Visitor:

Practical Issues > Action Items > Politics

GPUSA National Program
humanescorecard2001.pdf: Rating of US politicians on animal rights issues
Biological Diversity and Animal Liberation

The identification, protection, and enhancement of sustainable systems in which all life can co-exist is critical for our future. Retention of origins

Animal concerns:
Genetic manipulation of species to produce transgenic animals should be prohibited.

Plant concerns:
We believe in fostering an appreciation and respect for plant life in its undisturbed state. We encourage the replanting of indigenous plant life where it has dwindled or been lost. And we believe that non-indigenous plants should be imported only after careful review of the impact on indigenous ecosystems.

In preference for healthy, hardy native plants, we discourage the production of high-tech hybrid seeds with no evolutionary development-seeds that have low resistance to disease and require heavy application of petroleum-based chemicals. Preservation of continuum and ecosystems

Animal concerns:
We believe that the use of herbicides, pesticides, and other toxic agricultural chemicals should be phased out. Petrochemical-based agribusiness and livestock raising should be abolished in favor of use of natural organic wastes and compost.

Steps should be taken to eliminate predator control on public lands, including the reintroduction of native predators where that would contribute to a viable ecosystem. We maintain that state and federal wildlife agencies should focus on preserving and re-establishing habitat for wild animals, instead of practicing game species management for maximum sustainable yield.

Protection of native animals and plants in their natural surroundings must be given priority over economic development plans. Where possible, native species should be reintroduced to areas from which they have been eradicated.

Furthermore, drainage of wetlands and development of shore areas must be stopped immediately.

We call on the U.S. government to act aggressively to end the international trade in wildlife and goods produced from exotic and/or endangered fauna.

Plant concerns:
We support the developing network of public access to seed banks, with an emphasis on traditional, indigenous seeds.

We also support the land trust movement, which can ensure that large, complete ecosystems (in perpetual wilderness states) provide a hospitable home in which the individual and collective flora can thrive.

Internationally, the U.S. government should take steps to prevent further destruction of wilderness, such as rain forests.

Funding is needed to expand public germplasm banks and genetic preserves. In addition, companies holding private seed stock should be required to make it available to the public germplasm banks and to return older, open-pollinating varieties to the market. Farmers in the Third World should be encouraged and supported to continue growing remaining cultivars.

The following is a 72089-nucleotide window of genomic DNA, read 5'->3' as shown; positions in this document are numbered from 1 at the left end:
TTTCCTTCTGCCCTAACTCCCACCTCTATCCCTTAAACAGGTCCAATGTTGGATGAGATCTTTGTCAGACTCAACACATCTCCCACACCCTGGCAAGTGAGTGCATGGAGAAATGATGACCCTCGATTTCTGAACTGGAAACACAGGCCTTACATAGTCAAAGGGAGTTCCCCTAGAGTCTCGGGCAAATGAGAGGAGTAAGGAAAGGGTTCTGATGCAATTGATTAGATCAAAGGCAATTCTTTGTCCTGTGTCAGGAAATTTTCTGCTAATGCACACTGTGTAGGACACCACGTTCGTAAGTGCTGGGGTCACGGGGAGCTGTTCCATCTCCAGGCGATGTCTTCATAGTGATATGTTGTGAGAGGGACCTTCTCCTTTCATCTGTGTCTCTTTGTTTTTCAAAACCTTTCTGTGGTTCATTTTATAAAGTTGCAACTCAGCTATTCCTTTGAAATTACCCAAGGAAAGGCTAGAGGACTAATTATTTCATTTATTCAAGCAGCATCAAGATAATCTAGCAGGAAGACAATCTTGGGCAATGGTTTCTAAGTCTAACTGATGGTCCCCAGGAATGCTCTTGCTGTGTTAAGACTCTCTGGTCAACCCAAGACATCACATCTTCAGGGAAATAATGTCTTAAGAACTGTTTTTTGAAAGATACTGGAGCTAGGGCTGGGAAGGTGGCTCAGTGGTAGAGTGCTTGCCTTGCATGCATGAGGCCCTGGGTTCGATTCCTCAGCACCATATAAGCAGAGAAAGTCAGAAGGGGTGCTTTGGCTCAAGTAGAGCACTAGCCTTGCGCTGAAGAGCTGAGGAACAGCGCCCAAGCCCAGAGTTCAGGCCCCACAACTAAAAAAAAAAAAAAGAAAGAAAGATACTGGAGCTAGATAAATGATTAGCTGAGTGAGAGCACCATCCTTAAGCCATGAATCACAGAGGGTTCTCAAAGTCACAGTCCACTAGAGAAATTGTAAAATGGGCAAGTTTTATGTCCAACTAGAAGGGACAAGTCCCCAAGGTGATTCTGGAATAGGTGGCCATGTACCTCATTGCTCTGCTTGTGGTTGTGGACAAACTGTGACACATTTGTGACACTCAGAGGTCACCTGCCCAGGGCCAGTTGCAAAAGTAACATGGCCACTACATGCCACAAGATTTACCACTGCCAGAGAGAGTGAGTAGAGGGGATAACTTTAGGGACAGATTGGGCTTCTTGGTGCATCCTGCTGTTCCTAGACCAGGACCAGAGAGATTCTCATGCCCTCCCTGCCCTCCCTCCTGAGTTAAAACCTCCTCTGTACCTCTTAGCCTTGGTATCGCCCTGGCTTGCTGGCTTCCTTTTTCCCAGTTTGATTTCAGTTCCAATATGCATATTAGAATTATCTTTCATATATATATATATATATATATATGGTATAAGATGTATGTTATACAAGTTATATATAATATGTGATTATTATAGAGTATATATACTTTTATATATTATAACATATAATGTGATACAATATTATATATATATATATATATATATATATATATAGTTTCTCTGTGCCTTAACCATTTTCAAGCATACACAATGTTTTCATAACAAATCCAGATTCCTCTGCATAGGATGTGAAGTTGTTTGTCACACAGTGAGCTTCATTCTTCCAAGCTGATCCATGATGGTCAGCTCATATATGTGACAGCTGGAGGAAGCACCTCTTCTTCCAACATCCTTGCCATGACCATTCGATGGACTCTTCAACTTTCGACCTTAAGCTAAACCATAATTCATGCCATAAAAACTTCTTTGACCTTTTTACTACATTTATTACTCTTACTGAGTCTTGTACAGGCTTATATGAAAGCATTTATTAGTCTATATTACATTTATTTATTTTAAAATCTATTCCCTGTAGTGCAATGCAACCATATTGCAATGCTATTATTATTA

We should also encourage a broader range of cultivated fruit, vegetable, and grain varieties, similar to the diversity that existed early in this century before seed companies came into existence. Quality of life

We support ethical and humane treatment of animals and ecologically sound utilization of plants for food or decoration, while recognizing the value of their species' existence and the integrity of the biotic communities to which they belong.

Animal concerns:
Although we have not yet answered the question of whether animal experimentation is ever a necessary or appropriate medical tool, we are confident that the claims of the medical establishment cannot be accepted at face value. A substantial body of evidence suggests not only that effective alternative testing methods exist, but that a different overall philosophy might ultimately be far more effective and safer in promoting human health.

We call on the government to fund projects to develop and promote non-animal technologies where they do not exist, with the hope that animal experimentation may be eliminated. As animal experimentation is phased out, the billions of dollars disbursed annually by the National Institutes of Health for animal experiments could be rechanneled into direct health care, preventive medicine, and biomedical research using non-animal tests and procedures. In the meantime, procedural mechanisms must be established to allow for greater public scrutiny of all research. Areas to be examined include the welfare of laboratory animals and the wasteful public funding of unnecessary research.